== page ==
This week’s “Ask the Mompreneur” features an interview with Darnell Holloway, Yelp's manager of local business outreach.
Ask the Mompreneur:
As a small business owner, what can we do to handle online feedback in a constructive way?
In January 2013, Yelp had 100 million unique visitors turn to the site to help them make a spending decision. Given this, small business owners should not ignore the conversations that are happening about them online.
While 80% of the reviews on Yelp are three stars or higher, every business out there will likely receive negative feedback at some point because it’s impossible to please 100% of the people you deal with 100% of the time. With that in mind, we have put together some of our best practices for handling critical feedback:
Start with good customer service
We recently did a study that found that Yelp reviews that mention “good” or “great” customer service are over 5 times as likely to give a 5 star review rather than a 1 star. Although it may seem simple, we find that the most successful businesses place an emphasis on making sure their customers feel great after they walk out the door.
Don’t lose your cool
Stay calm and take some time to think about what customer service policies you have in place in the offline world and apply that same logic when dealing with online reviewers. If you find yourself getting too emotional over your reviews, you may not be the best person to respond. Try appointing an office manager, or employee you trust as the point person to manage your online reviews.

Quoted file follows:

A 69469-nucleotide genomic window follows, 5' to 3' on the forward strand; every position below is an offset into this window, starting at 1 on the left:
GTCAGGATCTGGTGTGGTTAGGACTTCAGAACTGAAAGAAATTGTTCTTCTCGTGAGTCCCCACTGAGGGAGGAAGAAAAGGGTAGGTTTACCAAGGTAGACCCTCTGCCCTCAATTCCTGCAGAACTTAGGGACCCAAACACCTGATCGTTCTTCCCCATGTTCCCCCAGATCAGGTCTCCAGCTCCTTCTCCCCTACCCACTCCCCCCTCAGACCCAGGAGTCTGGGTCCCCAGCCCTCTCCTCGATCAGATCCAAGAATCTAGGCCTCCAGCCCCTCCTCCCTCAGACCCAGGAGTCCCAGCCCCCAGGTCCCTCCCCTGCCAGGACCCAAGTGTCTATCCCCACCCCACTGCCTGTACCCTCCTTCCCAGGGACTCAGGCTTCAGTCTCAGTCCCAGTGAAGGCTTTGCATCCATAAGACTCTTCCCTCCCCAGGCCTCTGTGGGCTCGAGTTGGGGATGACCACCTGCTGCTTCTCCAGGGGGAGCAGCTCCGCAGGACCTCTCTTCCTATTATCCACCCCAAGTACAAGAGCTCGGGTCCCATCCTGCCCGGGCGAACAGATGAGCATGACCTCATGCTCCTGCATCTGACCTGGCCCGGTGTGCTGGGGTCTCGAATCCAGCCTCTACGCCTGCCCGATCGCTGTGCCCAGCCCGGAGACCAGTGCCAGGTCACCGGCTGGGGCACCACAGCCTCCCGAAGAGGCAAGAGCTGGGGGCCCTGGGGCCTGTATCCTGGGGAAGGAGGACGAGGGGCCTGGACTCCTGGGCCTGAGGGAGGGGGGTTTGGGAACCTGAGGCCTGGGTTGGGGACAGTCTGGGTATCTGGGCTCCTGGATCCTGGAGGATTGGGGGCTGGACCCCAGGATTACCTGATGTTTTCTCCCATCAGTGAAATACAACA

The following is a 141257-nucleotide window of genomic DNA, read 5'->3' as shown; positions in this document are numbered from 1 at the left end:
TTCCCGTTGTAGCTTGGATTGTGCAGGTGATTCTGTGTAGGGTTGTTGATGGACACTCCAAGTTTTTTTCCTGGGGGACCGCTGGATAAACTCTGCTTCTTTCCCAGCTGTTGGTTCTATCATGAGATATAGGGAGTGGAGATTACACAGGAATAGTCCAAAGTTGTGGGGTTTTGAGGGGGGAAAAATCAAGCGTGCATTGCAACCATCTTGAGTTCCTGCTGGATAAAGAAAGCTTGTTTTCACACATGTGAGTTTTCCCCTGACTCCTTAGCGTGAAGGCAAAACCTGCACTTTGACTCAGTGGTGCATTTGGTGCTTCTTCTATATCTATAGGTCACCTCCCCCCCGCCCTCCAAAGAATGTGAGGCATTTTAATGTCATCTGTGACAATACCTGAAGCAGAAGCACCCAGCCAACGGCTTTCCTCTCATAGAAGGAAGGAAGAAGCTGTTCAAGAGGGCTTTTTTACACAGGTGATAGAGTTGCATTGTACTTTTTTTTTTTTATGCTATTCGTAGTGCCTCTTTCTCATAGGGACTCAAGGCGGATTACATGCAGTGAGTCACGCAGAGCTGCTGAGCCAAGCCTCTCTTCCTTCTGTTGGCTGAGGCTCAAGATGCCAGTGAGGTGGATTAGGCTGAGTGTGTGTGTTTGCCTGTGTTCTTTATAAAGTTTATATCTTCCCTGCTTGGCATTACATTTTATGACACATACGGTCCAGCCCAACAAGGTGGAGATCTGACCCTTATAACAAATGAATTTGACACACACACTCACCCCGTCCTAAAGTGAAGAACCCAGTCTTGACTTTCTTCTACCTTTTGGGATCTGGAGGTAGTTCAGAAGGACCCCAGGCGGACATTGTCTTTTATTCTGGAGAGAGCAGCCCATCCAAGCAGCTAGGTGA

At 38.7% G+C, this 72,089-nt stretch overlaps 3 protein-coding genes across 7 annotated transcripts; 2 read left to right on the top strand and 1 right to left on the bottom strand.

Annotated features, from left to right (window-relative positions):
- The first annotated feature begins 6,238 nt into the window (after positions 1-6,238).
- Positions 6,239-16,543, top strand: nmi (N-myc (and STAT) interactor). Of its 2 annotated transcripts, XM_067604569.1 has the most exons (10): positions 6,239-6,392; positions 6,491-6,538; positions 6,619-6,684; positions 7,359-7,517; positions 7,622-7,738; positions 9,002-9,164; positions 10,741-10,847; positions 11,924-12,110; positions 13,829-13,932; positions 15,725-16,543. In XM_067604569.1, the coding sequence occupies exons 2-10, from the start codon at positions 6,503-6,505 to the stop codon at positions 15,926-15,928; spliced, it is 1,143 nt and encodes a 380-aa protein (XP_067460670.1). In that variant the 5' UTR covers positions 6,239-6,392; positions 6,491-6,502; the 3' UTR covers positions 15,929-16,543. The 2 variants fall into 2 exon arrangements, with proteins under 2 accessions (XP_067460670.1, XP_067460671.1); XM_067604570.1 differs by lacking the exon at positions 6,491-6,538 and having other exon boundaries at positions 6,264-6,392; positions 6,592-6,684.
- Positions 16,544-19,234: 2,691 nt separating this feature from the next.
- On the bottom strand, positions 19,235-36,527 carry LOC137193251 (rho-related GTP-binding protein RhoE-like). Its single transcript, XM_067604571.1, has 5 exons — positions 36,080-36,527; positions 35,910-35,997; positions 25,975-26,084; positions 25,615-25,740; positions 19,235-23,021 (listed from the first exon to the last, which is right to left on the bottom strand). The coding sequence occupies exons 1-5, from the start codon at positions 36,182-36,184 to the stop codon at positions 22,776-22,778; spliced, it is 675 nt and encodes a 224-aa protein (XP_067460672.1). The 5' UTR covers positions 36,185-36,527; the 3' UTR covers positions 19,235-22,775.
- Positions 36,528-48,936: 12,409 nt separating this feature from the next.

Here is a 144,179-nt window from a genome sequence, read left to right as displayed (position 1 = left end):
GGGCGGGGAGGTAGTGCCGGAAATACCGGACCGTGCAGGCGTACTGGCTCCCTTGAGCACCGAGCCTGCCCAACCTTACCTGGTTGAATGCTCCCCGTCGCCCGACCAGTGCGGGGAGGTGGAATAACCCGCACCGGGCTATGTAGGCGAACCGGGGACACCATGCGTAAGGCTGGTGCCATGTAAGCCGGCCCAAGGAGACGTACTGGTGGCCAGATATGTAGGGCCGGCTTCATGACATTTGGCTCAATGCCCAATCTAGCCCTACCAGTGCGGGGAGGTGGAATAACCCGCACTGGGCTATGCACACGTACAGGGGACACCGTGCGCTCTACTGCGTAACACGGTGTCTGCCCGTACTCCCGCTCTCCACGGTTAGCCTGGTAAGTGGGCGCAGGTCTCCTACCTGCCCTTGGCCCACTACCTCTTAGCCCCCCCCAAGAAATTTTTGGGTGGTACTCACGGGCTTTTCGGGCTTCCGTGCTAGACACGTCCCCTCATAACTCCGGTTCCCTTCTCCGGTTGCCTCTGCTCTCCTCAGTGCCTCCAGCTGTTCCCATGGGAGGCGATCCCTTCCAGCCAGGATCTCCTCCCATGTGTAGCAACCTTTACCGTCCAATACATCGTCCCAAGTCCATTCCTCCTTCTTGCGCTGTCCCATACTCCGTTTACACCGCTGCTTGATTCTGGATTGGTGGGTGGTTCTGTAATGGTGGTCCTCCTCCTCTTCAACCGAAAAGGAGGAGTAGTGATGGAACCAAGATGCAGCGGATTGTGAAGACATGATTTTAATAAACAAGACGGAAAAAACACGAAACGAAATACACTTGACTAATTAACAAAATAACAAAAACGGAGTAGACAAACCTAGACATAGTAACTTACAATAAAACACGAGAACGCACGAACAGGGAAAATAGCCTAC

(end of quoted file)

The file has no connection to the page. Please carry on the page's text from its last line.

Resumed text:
We understand that it’s never easy to receive critical feedback, but we feel the best responses are those that are handled diplomatically. Business owners can choose to respond publicly or privately, but either way, we recommend taking the high road.
Online reviews can help savvy business owners figure out what they’re doing well, and what they can improve on. We’ve hosted small business events across the US and have heard many business owners tell us that they regularly print out Yelp reviews and bring them to weekly staff meetings in order to share them with their employees and implement constructive feedback accordingly.
Jennie Wong, Ph.D. is an executive coach, author of “Ask the Mompreneur,” and founder of the product quiz website www.ABorC.com, currently in public beta with their coffee maker quiz.